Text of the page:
Acorn and the BBC Micro: From Education to Obscurity
Low End Mac Reader Specials
Memory To Go Special: MacPro Memory With Apple Spec Heat Sink 2GB kit $346, 4GB Kit $704. MacBookPro / MacMini / iMac IntelCore DDR2-667 SODIMM 1GB $78, 2GB $550. G5 Dual/Quad Core DDR2 PC4200 1GB Kit $88, 2GB Kit $178. PowerBook G4 DDR2/4200 SODIMM 1GB $78. G5/iMac/MacMini DDR/ PC3200 1GB $89. PowerBook/iBook 1GB. SODIMM PC2700 $110. Flash Cards & Hard Drives AVAILABLE.
LA Computer Company: Specials on iMac's, MacBooks, MacBook Pros, iPod accessories, and AppleCare. Apple Original Airport Cards in stock. iPod batteries starting at $8. Call 1-800-941-7654 or Click Here.
Other World Computing: NewerTech NuPower iPod Replacement Battery for up to 20+ Hours Run time! Complete Kits include Tools + Online install videos from $19.99 for iPod 1st/2nd/3rd/4th/5th, mini, nano, photo models! Professional Install also available.
In the US, the Apple II was considered the gold standard in the education market. The machine was more expensive than its contemporaries, such as the Commodore 64 and TI-99, but it had a very large software library and was heavily discounted to educators. Its position in the market was augmented by Apple's Kids Can't Wait program, where every public school in California received a complete Apple II system.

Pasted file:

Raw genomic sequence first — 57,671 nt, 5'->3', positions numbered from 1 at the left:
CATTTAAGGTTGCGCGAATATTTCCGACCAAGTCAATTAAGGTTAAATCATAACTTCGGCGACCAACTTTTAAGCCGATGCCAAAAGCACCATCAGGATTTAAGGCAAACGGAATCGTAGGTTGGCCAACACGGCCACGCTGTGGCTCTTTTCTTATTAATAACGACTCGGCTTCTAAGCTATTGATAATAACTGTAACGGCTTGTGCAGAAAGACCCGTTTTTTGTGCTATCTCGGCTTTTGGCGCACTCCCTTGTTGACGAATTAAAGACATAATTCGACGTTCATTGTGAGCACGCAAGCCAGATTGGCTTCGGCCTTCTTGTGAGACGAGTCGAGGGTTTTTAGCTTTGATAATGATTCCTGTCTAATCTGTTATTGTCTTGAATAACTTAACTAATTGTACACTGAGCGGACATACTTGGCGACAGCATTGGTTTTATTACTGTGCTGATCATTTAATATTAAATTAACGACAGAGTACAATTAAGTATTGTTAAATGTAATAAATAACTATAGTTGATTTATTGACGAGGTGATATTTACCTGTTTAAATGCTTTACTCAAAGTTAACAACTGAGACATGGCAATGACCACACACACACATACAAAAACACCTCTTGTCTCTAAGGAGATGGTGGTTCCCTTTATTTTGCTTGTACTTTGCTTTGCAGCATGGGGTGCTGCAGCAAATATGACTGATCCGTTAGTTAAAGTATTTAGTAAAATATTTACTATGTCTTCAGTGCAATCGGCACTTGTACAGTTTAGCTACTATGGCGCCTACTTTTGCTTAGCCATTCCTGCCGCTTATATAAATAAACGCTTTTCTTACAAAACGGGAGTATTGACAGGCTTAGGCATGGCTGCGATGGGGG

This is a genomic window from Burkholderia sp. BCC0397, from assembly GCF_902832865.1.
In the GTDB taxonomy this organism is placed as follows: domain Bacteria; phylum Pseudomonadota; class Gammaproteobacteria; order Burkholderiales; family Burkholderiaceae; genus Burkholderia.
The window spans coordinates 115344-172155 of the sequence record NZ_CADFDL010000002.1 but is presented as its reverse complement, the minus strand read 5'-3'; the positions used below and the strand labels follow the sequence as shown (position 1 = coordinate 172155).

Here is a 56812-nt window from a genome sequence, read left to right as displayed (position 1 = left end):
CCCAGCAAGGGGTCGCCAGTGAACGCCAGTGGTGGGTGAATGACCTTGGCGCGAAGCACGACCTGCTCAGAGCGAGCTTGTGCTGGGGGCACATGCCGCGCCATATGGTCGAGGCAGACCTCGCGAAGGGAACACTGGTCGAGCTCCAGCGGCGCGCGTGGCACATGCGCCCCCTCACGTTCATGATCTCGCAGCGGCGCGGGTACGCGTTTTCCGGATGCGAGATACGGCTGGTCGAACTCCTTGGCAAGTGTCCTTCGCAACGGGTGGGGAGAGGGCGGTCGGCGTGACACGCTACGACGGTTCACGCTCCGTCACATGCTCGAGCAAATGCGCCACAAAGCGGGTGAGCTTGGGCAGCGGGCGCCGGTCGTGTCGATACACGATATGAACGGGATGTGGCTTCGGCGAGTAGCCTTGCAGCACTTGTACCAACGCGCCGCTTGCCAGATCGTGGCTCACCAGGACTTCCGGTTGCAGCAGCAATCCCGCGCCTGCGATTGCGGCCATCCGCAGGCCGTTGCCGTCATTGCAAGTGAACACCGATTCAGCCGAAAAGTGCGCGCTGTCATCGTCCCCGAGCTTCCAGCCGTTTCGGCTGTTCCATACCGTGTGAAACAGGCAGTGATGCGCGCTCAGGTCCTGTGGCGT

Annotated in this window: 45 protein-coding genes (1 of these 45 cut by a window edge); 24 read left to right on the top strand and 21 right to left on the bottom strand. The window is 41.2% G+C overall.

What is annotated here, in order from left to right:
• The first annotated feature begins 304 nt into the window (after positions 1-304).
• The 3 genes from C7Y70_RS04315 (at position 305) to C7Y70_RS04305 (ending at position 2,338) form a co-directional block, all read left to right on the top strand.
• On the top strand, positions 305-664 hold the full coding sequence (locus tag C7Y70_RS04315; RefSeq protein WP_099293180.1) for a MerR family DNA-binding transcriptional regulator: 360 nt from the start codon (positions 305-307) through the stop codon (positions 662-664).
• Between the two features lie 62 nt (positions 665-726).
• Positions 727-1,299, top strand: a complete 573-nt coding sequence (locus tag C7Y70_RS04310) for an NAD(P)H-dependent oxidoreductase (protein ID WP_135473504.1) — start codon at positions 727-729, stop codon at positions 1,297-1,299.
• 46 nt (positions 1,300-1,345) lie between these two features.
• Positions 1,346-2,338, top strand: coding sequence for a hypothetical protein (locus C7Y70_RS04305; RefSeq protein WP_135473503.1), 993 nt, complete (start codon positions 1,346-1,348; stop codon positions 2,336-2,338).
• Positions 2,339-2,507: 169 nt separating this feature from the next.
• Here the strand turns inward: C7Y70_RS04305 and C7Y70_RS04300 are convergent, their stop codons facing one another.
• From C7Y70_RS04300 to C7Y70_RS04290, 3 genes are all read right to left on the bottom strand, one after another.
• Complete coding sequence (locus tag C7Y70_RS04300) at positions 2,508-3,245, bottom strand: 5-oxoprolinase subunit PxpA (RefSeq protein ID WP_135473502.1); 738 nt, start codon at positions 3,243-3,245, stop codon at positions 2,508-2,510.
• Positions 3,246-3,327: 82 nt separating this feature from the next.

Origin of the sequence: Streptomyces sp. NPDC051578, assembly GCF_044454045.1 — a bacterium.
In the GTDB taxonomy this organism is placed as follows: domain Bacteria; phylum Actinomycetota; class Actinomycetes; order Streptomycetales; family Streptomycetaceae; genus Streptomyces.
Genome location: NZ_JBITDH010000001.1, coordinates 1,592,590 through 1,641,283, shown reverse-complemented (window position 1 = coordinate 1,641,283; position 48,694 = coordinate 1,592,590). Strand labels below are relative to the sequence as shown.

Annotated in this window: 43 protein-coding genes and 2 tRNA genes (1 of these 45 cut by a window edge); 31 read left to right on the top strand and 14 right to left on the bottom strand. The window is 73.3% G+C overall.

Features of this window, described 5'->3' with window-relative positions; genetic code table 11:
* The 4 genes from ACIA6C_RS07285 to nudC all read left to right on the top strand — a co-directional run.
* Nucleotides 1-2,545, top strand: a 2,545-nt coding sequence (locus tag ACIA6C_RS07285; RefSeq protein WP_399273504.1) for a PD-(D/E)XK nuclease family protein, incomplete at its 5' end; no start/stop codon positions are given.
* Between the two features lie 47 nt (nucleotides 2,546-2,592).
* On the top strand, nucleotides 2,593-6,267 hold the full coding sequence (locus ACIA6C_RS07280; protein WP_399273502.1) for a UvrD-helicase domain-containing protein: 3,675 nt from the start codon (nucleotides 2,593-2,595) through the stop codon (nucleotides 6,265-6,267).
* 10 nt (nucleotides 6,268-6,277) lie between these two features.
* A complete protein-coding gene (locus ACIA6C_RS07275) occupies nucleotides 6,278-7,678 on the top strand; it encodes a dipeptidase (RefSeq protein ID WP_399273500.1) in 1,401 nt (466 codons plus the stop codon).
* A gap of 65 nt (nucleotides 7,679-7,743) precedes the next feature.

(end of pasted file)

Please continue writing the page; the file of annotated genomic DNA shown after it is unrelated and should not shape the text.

Britain was a very different environment in the early 80s. Although Apple had established a European subsidiary in Brussels in 1981 (it later moved to Paris), it had yet to establish any kind of presence in the market beyond a small number of imported systems.
After 1981, the British microcomputer market would be shaken by an unremarkable home computer marketed by a very small company that produced computers based on the MOS 6502 processor (the same one found in Apple and Commodore computers) instead of a NEC Z80 workalike used in the popular Sinclair ZX80.